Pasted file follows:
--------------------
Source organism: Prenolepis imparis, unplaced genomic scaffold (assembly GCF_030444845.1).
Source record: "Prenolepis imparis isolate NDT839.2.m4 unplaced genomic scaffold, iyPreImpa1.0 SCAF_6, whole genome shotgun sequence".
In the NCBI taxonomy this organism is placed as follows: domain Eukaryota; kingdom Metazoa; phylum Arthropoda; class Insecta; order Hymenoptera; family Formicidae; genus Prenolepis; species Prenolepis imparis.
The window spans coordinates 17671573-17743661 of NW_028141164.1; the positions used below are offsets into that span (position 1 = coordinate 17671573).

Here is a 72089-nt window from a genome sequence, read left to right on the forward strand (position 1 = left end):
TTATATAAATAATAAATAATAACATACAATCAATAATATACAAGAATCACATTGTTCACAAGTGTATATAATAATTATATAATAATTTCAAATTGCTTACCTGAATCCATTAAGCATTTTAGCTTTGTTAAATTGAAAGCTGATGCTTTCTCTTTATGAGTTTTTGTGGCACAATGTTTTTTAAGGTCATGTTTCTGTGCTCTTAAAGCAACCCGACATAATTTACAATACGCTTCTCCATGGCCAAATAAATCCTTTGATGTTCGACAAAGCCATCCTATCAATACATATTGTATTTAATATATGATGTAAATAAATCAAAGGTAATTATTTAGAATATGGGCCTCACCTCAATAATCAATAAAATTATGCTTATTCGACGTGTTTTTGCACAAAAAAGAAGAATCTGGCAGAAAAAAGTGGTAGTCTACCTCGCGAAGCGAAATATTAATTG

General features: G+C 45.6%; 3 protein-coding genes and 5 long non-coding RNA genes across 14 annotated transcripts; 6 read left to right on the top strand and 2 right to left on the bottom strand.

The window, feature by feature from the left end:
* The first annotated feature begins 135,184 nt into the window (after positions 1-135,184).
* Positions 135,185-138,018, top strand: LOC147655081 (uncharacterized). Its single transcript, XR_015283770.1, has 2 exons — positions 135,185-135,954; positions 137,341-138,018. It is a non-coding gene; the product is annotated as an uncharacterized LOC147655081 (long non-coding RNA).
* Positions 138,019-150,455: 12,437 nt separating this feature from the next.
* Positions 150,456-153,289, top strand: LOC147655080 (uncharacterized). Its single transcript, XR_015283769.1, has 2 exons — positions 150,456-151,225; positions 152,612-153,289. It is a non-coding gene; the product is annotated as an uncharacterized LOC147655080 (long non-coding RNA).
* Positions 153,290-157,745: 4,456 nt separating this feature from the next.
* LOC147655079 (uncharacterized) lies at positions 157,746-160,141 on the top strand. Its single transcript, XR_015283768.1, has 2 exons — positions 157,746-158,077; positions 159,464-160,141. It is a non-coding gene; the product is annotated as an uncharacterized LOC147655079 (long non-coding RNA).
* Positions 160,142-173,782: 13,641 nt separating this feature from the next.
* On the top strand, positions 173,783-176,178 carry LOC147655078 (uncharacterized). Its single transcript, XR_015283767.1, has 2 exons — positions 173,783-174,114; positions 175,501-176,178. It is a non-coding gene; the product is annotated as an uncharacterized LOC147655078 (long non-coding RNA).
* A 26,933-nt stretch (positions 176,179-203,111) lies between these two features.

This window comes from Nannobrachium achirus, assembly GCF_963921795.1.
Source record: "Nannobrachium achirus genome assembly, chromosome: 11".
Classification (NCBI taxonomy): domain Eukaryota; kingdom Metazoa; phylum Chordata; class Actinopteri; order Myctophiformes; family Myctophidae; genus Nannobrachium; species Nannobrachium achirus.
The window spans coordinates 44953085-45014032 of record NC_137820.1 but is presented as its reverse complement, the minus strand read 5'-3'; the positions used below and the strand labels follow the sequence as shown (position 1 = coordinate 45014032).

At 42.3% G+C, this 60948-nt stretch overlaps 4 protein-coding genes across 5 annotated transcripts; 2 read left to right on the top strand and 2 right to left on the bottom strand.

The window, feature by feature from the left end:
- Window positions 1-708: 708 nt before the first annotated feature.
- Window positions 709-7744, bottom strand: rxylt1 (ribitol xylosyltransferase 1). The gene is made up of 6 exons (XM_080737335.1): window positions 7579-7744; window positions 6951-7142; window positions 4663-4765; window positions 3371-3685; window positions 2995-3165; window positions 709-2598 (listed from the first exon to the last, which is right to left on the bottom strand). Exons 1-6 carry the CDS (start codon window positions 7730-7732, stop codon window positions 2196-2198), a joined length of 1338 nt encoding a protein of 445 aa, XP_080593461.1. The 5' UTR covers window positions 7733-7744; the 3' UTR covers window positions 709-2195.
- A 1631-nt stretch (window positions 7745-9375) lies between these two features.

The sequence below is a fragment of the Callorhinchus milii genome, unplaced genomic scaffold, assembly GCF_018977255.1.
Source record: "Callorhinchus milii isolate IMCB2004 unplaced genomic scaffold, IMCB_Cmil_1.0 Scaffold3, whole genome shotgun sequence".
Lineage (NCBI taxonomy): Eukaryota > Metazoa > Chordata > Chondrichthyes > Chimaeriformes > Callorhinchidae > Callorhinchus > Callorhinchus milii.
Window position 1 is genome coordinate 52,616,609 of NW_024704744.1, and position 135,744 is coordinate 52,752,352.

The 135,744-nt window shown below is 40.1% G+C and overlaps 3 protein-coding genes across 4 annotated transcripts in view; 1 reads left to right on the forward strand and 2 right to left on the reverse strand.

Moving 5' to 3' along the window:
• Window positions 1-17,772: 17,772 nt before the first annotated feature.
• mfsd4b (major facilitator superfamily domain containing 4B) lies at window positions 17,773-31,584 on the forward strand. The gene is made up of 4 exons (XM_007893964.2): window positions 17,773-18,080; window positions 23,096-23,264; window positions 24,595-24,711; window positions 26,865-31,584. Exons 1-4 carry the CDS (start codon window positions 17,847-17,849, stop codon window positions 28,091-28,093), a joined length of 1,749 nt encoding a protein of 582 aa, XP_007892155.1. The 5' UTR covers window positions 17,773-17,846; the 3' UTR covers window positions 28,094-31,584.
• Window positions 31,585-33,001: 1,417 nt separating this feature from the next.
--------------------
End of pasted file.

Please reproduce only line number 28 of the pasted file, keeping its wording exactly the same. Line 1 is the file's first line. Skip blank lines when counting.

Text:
Source record: "Callorhinchus milii isolate IMCB2004 unplaced genomic scaffold, IMCB_Cmil_1.0 Scaffold3, whole genome shotgun sequence".